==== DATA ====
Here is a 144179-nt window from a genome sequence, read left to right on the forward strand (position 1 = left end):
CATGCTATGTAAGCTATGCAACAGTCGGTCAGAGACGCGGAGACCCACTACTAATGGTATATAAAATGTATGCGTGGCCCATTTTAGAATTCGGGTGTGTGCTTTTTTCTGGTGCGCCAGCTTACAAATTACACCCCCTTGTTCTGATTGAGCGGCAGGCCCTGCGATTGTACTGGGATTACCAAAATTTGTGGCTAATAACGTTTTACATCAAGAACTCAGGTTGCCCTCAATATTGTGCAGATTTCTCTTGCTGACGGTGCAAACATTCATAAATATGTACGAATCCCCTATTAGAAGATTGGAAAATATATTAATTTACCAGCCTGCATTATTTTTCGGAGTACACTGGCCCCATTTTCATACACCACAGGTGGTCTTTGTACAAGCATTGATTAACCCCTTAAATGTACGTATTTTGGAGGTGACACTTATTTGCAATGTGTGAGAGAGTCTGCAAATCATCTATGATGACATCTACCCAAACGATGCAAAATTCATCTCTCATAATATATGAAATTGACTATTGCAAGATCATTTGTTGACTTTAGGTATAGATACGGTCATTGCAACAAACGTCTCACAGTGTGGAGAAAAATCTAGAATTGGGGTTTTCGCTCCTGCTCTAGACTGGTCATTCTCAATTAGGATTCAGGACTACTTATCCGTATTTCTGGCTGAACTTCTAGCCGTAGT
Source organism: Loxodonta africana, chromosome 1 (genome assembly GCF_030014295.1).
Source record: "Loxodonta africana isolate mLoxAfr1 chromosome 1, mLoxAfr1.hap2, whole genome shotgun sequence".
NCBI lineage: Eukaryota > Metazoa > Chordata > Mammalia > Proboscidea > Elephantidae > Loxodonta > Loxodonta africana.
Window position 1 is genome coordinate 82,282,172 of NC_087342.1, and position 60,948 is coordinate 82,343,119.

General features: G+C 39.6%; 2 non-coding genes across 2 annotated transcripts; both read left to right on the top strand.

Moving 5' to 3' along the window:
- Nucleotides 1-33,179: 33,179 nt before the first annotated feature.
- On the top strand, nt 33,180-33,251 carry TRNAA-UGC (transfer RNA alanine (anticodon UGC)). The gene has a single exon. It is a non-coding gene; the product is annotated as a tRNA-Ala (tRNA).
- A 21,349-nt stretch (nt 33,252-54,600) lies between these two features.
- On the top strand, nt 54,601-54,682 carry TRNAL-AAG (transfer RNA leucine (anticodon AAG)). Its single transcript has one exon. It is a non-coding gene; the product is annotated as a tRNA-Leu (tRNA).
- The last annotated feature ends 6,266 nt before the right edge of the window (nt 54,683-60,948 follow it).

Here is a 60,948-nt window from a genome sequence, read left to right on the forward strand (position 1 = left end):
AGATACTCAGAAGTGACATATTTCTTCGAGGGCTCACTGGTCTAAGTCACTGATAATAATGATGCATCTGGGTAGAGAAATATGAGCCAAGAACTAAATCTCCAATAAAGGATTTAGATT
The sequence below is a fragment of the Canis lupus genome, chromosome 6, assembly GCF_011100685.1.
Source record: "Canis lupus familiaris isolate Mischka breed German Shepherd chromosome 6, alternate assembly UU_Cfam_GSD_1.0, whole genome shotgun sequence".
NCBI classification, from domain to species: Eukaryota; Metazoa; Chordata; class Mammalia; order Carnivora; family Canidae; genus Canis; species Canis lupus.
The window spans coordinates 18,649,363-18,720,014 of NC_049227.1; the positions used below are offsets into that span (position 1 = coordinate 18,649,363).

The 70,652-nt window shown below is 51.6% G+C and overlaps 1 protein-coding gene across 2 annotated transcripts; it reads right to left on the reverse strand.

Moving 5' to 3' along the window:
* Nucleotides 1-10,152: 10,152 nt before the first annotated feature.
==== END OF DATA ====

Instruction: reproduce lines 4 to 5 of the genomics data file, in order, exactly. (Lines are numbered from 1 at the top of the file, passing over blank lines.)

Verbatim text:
Source record: "Loxodonta africana isolate mLoxAfr1 chromosome 1, mLoxAfr1.hap2, whole genome shotgun sequence".
NCBI lineage: Eukaryota > Metazoa > Chordata > Mammalia > Proboscidea > Elephantidae > Loxodonta > Loxodonta africana.